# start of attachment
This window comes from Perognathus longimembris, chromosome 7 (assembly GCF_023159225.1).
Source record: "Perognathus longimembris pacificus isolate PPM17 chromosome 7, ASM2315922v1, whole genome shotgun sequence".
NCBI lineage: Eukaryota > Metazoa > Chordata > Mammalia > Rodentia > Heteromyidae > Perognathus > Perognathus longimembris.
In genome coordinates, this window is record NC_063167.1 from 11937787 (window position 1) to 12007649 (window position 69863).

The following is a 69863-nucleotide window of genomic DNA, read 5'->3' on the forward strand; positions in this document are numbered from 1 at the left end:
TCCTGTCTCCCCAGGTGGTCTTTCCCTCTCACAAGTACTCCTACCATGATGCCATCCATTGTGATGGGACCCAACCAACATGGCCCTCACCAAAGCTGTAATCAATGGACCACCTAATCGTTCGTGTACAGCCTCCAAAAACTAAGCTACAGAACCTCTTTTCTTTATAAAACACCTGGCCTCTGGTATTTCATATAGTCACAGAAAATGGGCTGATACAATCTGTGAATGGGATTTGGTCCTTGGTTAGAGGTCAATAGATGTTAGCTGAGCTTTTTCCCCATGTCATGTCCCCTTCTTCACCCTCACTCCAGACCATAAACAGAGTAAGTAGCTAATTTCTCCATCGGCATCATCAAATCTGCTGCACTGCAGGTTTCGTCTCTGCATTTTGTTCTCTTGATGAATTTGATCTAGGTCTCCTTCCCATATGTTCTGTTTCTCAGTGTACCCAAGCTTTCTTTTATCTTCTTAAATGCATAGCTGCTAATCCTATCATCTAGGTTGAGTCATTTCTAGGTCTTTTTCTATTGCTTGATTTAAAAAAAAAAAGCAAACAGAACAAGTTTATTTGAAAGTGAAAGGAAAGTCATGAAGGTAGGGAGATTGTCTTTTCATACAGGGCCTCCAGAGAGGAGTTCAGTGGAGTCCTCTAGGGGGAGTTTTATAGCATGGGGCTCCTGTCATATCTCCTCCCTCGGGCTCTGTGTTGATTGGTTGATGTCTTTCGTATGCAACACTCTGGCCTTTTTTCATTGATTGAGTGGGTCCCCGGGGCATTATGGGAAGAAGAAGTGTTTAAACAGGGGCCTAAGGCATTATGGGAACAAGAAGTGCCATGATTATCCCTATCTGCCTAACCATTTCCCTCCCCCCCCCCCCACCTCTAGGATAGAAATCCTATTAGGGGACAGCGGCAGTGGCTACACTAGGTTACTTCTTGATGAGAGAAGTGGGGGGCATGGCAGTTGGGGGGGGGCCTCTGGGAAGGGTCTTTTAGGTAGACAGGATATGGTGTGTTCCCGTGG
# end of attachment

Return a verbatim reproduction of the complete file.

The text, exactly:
This window comes from Perognathus longimembris, chromosome 7 (assembly GCF_023159225.1).
Source record: "Perognathus longimembris pacificus isolate PPM17 chromosome 7, ASM2315922v1, whole genome shotgun sequence".
NCBI lineage: Eukaryota > Metazoa > Chordata > Mammalia > Rodentia > Heteromyidae > Perognathus > Perognathus longimembris.
In genome coordinates, this window is record NC_063167.1 from 11937787 (window position 1) to 12007649 (window position 69863).

The following is a 69863-nucleotide window of genomic DNA, read 5'->3' on the forward strand; positions in this document are numbered from 1 at the left end:
TCCTGTCTCCCCAGGTGGTCTTTCCCTCTCACAAGTACTCCTACCATGATGCCATCCATTGTGATGGGACCCAACCAACATGGCCCTCACCAAAGCTGTAATCAATGGACCACCTAATCGTTCGTGTACAGCCTCCAAAAACTAAGCTACAGAACCTCTTTTCTTTATAAAACACCTGGCCTCTGGTATTTCATATAGTCACAGAAAATGGGCTGATACAATCTGTGAATGGGATTTGGTCCTTGGTTAGAGGTCAATAGATGTTAGCTGAGCTTTTTCCCCATGTCATGTCCCCTTCTTCACCCTCACTCCAGACCATAAACAGAGTAAGTAGCTAATTTCTCCATCGGCATCATCAAATCTGCTGCACTGCAGGTTTCGTCTCTGCATTTTGTTCTCTTGATGAATTTGATCTAGGTCTCCTTCCCATATGTTCTGTTTCTCAGTGTACCCAAGCTTTCTTTTATCTTCTTAAATGCATAGCTGCTAATCCTATCATCTAGGTTGAGTCATTTCTAGGTCTTTTTCTATTGCTTGATTTAAAAAAAAAAAGCAAACAGAACAAGTTTATTTGAAAGTGAAAGGAAAGTCATGAAGGTAGGGAGATTGTCTTTTCATACAGGGCCTCCAGAGAGGAGTTCAGTGGAGTCCTCTAGGGGGAGTTTTATAGCATGGGGCTCCTGTCATATCTCCTCCCTCGGGCTCTGTGTTGATTGGTTGATGTCTTTCGTATGCAACACTCTGGCCTTTTTTCATTGATTGAGTGGGTCCCCGGGGCATTATGGGAAGAAGAAGTGTTTAAACAGGGGCCTAAGGCATTATGGGAACAAGAAGTGCCATGATTATCCCTATCTGCCTAACCATTTCCCTCCCCCCCCCCCCACCTCTAGGATAGAAATCCTATTAGGGGACAGCGGCAGTGGCTACACTAGGTTACTTCTTGATGAGAGAAGTGGGGGGCATGGCAGTTGGGGGGGGGCCTCTGGGAAGGGTCTTTTAGGTAGACAGGATATGGTGTGTTCCCGTGG